Friday, December 31, 2010

Fencing with the Devil

"This is the most treacherous ride I've ever been on," I kept repeating to myself as the 30-40 mph winds lashed at my F800Gs and the driving rain sleeted against my helmet and suit.  I was soaked, 70 miles from home and fighting to stay upright winding up Montezuma Grade coming from Borrego Springs, CA.  And then I recalled the freezing rain in Julian, CA a few hours earlier with 34 degrees indicated on the bike's thermometer and thought that perhaps THAT was the most treacherous!

Egads - what had Mark and I been thinking? A few days ago it hadn't sounded too bad — hey, if it rains a little while we're out and about, so be it!  But to head off this morning as the rainy front end of a cold Canadian winter storm rolled into town was sort of crazy.  Still... 'that which does not kill us, makes us stronger' some old fool said one time.

I'd thought when my friend and riding buddy Mark Myers called on Monday to suggest a Tuesday ride instead of Wednesday, I pressed for the original plan - having the extra day to get over my head cold would be beneficial.  Well, we both paid for it in spades.  I set out about 7:30am in a light rain from Buckwheat Manor to Mark's house in Rancho Bernardo.  My travel bits were nestled in a Krega-10 drybag tail pack so I was confident they would arrive in good working order no matter where we ended up. I wasn't sure about me though!

Rather than start off with the steep & twisty Highland Valley & Bandy Canyon jaunts that preface nearly every one of our rides, we headed over to Poway and Hwy. 67 through Ramona. Our first destination was to be a hearty breakfast at the Old Julian Cafe on Main Street.  Getting there was trickier than expected.  Since both of us have new Anakee tires on the bikes, traction never seemed to be an issue throughout the day, but the rain would not let up until we hit Borrego late morning.  As we climbed above 4200 feet into Julian and the temperature dropped below 40º, a nagging concern for "black ice" peeked out of my sub-conscious and put me on high alert.  By now, my outer suit and gloves were soaked and I could feel my fingers going numb.  Fortunately my feet were dry in a pair of rain boots and we were nearly there.  By the time we rolled onto Main St. the rain was a torrent, literally bouncing off the pavement.  Yessiree!  High adventure in our home county - sheesh...

There was some question about whether the folks in the cafe would let us in, but once we shed our waterlogged coats and helmets at the door we were a little more presentable.  I felt the stares of other patrons and as the rain continued to pour could only imagine what they must be thinking!  We warmed up with coffee and the aforementioned hearty grub before grabbing the gear and heading back out to confront the elements.  Over food, we agreed to head down the steep and twisty Banner Grade into the Anza-Borrego desert and hopefully warmer, more inviting riding weather.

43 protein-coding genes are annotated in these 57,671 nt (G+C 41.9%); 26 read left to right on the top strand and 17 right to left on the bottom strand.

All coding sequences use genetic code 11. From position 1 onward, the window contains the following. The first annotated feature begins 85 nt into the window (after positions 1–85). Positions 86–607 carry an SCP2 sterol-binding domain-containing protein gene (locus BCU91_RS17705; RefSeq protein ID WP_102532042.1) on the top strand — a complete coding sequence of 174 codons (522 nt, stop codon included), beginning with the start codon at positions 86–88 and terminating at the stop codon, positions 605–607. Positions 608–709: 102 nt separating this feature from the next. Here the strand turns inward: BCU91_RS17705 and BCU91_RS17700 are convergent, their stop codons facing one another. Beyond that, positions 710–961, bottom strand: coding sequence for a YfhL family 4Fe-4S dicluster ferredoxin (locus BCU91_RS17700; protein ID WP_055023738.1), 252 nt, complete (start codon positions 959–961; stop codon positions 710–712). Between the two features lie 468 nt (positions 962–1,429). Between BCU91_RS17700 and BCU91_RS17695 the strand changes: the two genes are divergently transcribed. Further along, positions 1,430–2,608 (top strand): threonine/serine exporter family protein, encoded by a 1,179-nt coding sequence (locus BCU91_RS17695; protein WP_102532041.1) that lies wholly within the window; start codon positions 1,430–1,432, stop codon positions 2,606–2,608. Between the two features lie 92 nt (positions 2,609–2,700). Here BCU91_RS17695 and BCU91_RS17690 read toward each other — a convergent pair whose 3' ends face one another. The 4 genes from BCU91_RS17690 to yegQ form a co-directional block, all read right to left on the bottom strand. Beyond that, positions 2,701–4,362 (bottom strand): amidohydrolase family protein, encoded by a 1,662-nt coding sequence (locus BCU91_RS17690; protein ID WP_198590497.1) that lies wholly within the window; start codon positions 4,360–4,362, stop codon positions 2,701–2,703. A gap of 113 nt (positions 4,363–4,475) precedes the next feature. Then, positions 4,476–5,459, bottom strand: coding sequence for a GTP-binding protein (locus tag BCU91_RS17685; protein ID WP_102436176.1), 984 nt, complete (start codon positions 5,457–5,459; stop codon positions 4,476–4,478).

Banner Grade is arguably one of the most fun, most twisty and engaging rides in the county.  It descends about 6 miles or so from Julian to the small outpost of Banner on the desert floor, a drop of just over 1500 feet.  There was water sluicing from the hills, usually at the apex of the corners which made every lean of the bike a delicate one.  I was concentrating as hard as nails and surprised when the old Banner Store with its neon "OPEN" sign flashed by on the left.  We straightened out the road and cracked open the throttles as the rain dissipated, first with thinning drops then the occasionally "plink" against the helmet.  While the skies were still gray and black clouds puffy, the desert smelled fresh as we shot past Scissors Crossing en route to Borrego Springs.

Dolomite Me Baby!
Christmas Circle in Borrego is a familiar rest and jumping-off point for all points in the region.  Mark had brought along a new map of the area which was an excellent guide to dirt roads and jeep roads; we intended to discover the difference between the two on this trip!  Click here to see the map.  After a short respite in balmy 52º weather and light rain, we set off heading eastward towards Peg Leg monument, Rock House road, and to explore one Truckhaven Trail.  Good choices all!

Rock House road began paved for a couple hundred yards, then turned to dirt.  A lot of RV camps were set up close to the S-22 highway, with dirt bikes, quads and buggies galore.  With the rain, very few people were out and about in camp.  We rode by the campers, me switching off ABS at the dirt, then standing up on the pegs for pretty much the duration of the road. Standing puts the CG ("center of gravity") a bit lower on the bike making for a more sure-footed ride off-road.